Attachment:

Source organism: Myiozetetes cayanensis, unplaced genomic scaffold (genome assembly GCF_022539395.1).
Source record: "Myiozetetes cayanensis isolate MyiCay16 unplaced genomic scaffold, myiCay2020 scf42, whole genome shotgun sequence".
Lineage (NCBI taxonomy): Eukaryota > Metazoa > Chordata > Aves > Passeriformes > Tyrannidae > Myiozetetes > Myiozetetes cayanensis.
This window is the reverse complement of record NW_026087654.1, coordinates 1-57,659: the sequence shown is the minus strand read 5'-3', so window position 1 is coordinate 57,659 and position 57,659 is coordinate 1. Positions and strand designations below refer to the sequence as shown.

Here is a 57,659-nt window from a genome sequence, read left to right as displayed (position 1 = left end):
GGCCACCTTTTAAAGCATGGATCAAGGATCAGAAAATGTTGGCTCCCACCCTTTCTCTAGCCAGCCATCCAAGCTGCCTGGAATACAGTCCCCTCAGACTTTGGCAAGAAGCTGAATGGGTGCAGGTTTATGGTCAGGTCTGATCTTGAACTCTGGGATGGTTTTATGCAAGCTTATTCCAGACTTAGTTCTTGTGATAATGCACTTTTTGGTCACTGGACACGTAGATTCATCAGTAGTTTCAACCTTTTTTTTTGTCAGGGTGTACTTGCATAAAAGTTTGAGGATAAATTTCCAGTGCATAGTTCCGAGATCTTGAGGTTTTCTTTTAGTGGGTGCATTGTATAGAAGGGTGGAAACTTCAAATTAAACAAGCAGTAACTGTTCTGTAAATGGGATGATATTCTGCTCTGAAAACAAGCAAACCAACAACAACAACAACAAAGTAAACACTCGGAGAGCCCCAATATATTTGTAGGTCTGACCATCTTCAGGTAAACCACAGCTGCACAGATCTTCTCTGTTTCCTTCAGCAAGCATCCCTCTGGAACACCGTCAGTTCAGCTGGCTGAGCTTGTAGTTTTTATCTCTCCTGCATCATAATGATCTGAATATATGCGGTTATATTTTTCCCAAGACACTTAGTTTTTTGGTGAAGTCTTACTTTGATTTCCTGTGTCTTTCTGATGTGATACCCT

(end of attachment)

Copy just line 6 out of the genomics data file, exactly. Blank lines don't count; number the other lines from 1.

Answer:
GGCCACCTTTTAAAGCATGGATCAAGGATCAGAAAATGTTGGCTCCCACCCTTTCTCTAGCCAGCCATCCAAGCTGCCTGGAATACAGTCCCCTCAGACTTTGGCAAGAAGCTGAATGGGTGCAGGTTTATGGTCAGGTCTGATCTTGAACTCTGGGATGGTTTTATGCAAGCTTATTCCAGACTTAGTTCTTGTGATAATGCACTTTTTGGTCACTGGACACGTAGATTCATCAGTAGTTTCAACCTTTTTTTTTGTCAGGGTGTACTTGCATAAAAGTTTGAGGATAAATTTCCAGTGCATAGTTCCGAGATCTTGAGGTTTTCTTTTAGTGGGTGCATTGTATAGAAGGGTGGAAACTTCAAATTAAACAAGCAGTAACTGTTCTGTAAATGGGATGATATTCTGCTCTGAAAACAAGCAAACCAACAACAACAACAACAAAGTAAACACTCGGAGAGCCCCAATATATTTGTAGGTCTGACCATCTTCAGGTAAACCACAGCTGCACAGATCTTCTCTGTTTCCTTCAGCAAGCATCCCTCTGGAACACCGTCAGTTCAGCTGGCTGAGCTTGTAGTTTTTATCTCTCCTGCATCATAATGATCTGAATATATGCGGTTATATTTTTCCCAAGACACTTAGTTTTTTGGTGAAGTCTTACTTTGATTTCCTGTGTCTTTCTGATGTGATACCCT